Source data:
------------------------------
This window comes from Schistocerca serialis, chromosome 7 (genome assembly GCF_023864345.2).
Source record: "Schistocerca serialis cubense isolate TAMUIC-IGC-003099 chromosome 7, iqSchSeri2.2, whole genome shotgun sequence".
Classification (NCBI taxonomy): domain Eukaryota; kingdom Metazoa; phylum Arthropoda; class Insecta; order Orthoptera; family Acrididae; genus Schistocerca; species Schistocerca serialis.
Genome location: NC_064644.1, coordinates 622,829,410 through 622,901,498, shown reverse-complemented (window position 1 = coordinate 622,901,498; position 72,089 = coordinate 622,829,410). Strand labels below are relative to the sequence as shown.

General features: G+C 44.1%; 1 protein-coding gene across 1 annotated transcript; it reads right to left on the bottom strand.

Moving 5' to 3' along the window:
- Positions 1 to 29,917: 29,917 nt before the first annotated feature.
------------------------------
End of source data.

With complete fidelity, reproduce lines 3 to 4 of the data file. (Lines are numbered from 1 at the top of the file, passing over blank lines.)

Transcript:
Classification (NCBI taxonomy): domain Eukaryota; kingdom Metazoa; phylum Arthropoda; class Insecta; order Orthoptera; family Acrididae; genus Schistocerca; species Schistocerca serialis.
Genome location: NC_064644.1, coordinates 622,829,410 through 622,901,498, shown reverse-complemented (window position 1 = coordinate 622,901,498; position 72,089 = coordinate 622,829,410). Strand labels below are relative to the sequence as shown.